Jazz hands and... murder? It seems that the Great White Way might have a heart of darkness. With a friend coming to visit me in New York City, I was recently perusing the current Broadway listings. As I read through the list of shows and the respective plot descriptions, I started to notice a theme emerging: crime and violence. I wasn't mistaken.
Forty-three percent of Broadway productions on-stage in July 2014 have themes and content involving crime and violence. To get this number, I created a list of all Broadway productions on-stage in July, and assigned each one a value -- 0 = no violence or crime; 0.5 = shades of violence or crime, but not central to the plot; 1 = crime and/or violence as elements central to the plot; and voilà, 43 percent. While I know crime and violence are a big part of the American entertainment zeitgeist, this number surprised me. For some unknown reason, I have held a quaint and somewhat sanitized view of Broadway, despite having seen many productions myself. The reality of my experience and the notions stored in my imagination did not align.
For me, Broadway evoked ubiquitous musical numbers and tap dance windmills despite firsthand evidence to the contrary. The artistry of Broadway in my mind's eye was immune to the baser human instincts expressed via crime and violence, despite the fact that the very same can and does inspire great art. But sitting down and looking at the current productions, one by one, I couldn't sustain the Broadway of my mind much longer. In some productions, it's central to the narrative, and even in the title like, A Gentleman's Guide to Love and Murder, in others it is merely a device to drive the story along, as with The Book of Mormon. And, it comes in all shapes and sizes.
Comedy? Musical? Family entertainment? Drama? Check!
Murder? Kidnapping? Prostitution? Jail? Gangsters? Robbery? Check!
Implied? Explicit? Check!
I think this is what surprised me most. The expression of crime and violence on Broadway cuts across genre, gender, intended audience, and types of crime, though murder is by far the most popular, accounting for 69 percent of the violent content. Even The Lion King, billed as family entertainment, is predicated on an act of violence and contains themes of retribution and revenge. I guess spectacular artistry and humans playing anthropomorphized animals manage to cushion (distract from?) its essential core of violence. In turn, this prevalence also conjures thoughts about victimization, vengeance, vindication, and anticipated audience reactions. To me, these elements populate the negative space of the viewer experience and can provide as much food for thought as the intentional narrative. (Recently, actress Leighton Meester elegantly touched on some of these topics in a blog post about her experience acting in Of Mice and Men on Broadway.)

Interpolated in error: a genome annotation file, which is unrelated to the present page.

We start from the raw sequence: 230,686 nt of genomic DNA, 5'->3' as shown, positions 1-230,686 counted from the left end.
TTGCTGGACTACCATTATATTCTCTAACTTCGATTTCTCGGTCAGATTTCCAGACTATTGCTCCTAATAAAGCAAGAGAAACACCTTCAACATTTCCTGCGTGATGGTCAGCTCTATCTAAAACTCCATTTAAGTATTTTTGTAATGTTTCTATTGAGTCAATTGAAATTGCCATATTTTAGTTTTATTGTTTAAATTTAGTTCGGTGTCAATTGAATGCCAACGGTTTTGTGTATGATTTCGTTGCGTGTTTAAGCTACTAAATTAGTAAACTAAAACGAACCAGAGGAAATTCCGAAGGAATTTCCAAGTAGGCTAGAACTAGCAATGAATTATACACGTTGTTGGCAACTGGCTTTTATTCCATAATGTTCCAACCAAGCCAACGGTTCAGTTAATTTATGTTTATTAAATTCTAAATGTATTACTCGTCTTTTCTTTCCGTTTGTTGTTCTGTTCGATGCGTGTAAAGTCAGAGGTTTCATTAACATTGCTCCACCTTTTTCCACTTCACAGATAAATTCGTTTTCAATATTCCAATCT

With art imitating life and life imitating art, it's no wonder that crime and violence are so prevalent on Broadway. Source material is both fiction and non-, old and new, and ultimately strives to tap into relatable parts of humanity, both the dark and the light. Translating these strains of humanity for the stage is where it gets interesting, for example, in The Phantom of the Opera obsession, stalking, kidnapping and murder are romantic fodder, in Wicked, murder is magical, and in Chicago, murder is downright sexy. On Broadway, creative license extends to the criminal.
Now, don't get me wrong, I'm not denigrating the use of violence and crime as a narrative tool. I'm a fan as much as the next person, if not more so; it gives me something to write about, right? But, in chronicling crime in our culture (in both senses of the word), I think it's important to be aware of how our exposure to crime and violence is packaged, even -- and I suppose, especially -- in the context of entertainment. Where are we getting our crime calories? The news, the Internet, social media, television, books, movies, and... Broadway.